HBCUs Have High Loan Default Rates

December 2, 2013

By Ireti Adesanya

Among Virginia institutions of higher education offering graduate degrees, historically black colleges or universities, or HBCUs, had the highest student loan default rates in 2011.

According to data released by the U.S. Department of Education in September, the four-year schools with the highest loan default rates in Virginia were all HBCUs:

  • Virginia Union University in Richmond – 20.8 percent
  • Norfolk State University – 17.1 percent
  • Virginia University of Lynchburg – 15.6 percent
  • Virginia State University – 10.5 percent

Virginia has 38 colleges and universities that offer not only bachelor’s degrees but also master’s or doctoral degrees. They range from public schools like VCU, to private schools like Liberty University in Lynchburg, to proprietary schools like ECPI University in Virginia Beach. Combined, those institutions had a default rate of 5.1 percent in 2011, an analysis of the data showed.

Virginia’s HBCUs also had some of the biggest increases in student loan default rates from 2010 to 2011. The rate for Virginia University of Lynchburg jumped 13 percentage points; Virginia Union’s rate, 5.5 percentage points; and Norfolk State’s rate, 4 percentage points.

Not every HBCU in Virginia had such high default rates or big increases. Hampton University’s default rate, for example, dropped – from 8.9 percent in 2010 to 6.7 percent in 2011.

Every year, the U.S. Department of Education calculates the default rates of students at each university participating in the federal student aid program. The rate reflects the percentage of students who defaulted on their loans two years after graduation.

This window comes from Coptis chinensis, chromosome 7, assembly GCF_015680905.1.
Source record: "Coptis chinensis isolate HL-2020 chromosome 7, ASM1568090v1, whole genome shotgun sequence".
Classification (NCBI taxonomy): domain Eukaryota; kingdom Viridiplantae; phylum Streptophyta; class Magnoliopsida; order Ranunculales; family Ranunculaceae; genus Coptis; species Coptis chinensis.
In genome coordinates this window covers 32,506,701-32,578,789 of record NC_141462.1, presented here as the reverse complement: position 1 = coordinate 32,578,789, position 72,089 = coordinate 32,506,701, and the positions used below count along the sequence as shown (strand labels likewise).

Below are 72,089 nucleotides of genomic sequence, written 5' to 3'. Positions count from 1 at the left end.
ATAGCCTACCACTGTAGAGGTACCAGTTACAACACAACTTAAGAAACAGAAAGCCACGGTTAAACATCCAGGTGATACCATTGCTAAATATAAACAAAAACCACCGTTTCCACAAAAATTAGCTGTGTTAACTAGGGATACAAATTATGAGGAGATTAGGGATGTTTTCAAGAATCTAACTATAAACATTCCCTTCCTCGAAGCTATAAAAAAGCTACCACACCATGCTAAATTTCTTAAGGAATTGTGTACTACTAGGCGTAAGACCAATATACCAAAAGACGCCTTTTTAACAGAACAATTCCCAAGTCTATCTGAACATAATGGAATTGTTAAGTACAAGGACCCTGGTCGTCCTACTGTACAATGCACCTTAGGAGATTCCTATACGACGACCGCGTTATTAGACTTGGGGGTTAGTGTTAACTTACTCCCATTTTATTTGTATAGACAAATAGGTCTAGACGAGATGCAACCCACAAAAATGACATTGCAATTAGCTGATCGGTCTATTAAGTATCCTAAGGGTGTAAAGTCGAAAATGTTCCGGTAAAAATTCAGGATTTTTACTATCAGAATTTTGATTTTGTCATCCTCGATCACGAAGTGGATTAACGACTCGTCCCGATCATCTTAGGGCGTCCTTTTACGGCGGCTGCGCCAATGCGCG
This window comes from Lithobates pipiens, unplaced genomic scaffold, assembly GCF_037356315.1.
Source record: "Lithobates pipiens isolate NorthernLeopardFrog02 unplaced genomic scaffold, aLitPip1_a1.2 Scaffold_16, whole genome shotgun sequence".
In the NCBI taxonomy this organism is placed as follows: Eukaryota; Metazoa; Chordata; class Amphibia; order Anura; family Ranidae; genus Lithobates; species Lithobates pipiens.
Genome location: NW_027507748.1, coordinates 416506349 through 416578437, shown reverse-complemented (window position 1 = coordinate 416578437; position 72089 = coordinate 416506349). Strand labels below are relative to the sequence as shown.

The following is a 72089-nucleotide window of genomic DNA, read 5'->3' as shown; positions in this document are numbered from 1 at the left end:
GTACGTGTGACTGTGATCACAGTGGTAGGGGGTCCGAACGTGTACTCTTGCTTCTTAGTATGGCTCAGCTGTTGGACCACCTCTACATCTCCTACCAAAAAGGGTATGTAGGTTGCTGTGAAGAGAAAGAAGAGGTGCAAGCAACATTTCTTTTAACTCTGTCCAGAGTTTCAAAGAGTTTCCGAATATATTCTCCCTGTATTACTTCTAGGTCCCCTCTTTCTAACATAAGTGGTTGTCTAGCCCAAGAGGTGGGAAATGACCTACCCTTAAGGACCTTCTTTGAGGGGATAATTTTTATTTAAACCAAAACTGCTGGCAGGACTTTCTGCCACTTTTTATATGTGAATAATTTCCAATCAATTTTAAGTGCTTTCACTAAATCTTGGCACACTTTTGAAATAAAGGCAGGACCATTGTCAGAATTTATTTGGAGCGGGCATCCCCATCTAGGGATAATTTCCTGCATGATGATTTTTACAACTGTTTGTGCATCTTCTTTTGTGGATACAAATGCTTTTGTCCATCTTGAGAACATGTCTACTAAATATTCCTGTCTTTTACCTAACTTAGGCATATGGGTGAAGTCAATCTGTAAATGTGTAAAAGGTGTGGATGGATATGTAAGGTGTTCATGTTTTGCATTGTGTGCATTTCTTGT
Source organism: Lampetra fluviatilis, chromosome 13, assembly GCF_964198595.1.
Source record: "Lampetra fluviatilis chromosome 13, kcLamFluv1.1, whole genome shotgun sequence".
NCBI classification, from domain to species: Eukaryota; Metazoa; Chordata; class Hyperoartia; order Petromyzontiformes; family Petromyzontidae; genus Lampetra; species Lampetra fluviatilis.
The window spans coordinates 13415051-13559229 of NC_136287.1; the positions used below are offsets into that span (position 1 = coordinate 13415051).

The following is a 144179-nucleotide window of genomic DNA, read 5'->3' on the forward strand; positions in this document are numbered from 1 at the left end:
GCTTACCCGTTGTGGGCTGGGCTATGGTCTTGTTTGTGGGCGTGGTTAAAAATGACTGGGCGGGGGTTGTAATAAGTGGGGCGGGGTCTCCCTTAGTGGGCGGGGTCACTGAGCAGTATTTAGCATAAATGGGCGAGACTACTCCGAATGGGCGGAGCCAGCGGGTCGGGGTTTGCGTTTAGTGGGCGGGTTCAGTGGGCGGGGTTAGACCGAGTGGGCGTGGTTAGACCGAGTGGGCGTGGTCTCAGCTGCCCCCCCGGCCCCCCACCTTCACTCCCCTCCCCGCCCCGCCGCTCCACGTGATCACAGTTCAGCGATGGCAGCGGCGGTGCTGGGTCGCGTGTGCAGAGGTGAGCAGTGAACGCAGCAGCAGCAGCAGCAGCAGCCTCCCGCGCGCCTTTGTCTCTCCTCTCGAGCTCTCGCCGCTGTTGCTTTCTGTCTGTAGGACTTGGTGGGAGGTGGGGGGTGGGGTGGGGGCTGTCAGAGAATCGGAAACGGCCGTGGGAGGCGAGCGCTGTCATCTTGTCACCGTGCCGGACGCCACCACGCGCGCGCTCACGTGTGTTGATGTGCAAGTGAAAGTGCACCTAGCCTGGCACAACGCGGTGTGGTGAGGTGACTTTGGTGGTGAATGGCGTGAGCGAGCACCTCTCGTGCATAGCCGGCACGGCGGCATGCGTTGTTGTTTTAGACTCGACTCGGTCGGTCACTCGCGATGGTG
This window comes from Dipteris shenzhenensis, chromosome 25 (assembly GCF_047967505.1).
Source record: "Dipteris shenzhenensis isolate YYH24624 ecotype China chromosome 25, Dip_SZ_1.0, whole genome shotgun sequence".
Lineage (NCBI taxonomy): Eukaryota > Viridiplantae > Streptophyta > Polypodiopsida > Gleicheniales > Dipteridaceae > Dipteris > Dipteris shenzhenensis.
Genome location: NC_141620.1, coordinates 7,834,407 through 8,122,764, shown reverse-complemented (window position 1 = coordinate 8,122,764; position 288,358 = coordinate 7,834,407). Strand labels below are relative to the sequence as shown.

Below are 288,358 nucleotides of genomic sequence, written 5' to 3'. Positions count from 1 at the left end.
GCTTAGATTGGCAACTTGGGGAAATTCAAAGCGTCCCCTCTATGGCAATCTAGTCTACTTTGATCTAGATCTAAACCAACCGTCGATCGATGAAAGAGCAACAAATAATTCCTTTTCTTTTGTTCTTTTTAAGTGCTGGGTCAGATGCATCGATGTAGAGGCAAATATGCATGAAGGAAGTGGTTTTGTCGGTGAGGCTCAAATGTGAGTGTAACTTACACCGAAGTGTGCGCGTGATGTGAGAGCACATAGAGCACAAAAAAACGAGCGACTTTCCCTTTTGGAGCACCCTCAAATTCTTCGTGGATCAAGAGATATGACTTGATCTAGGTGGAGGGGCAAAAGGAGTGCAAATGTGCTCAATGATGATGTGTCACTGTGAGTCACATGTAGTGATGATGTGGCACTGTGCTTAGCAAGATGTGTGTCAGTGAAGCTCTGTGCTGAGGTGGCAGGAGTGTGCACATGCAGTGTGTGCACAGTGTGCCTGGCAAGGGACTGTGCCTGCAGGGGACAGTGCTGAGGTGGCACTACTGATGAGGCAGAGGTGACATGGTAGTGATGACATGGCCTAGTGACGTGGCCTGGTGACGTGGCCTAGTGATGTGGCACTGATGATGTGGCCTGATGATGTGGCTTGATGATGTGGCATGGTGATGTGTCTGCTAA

If a university’s student loan default rate exceeds 25 percent for three years, it will lose funding from the federal student aid program. The program allows universities to offer students loans to pay for tuition and other expenses, which are a college’s bread and butter.

HBCUs have high default rates because they typically attract students from lower socioeconomic backgrounds – students who often are the first in their families to attend college. Experts say two factors lead to high default rates: Students who get low grades tend to drop out; and because they come from families with few resources to repay loans, they default.

HBCUs across the country are facing similar default rates as Virginia. In Texas, six HBCUs have managed lower their default rates by creating individual counseling sessions for students on loan repayments and mailing students reminders on when to payback their loans.

This article is a “Data Drop brief” — a quick-hit posting based on analysis by students in MASC 644 Computer-Assisted Reporting. This exercise focused on using Microsoft Access, a database manager, to select records from a large data set and sort them. The student also used the free tool Datawrapper to create an embeddable chart.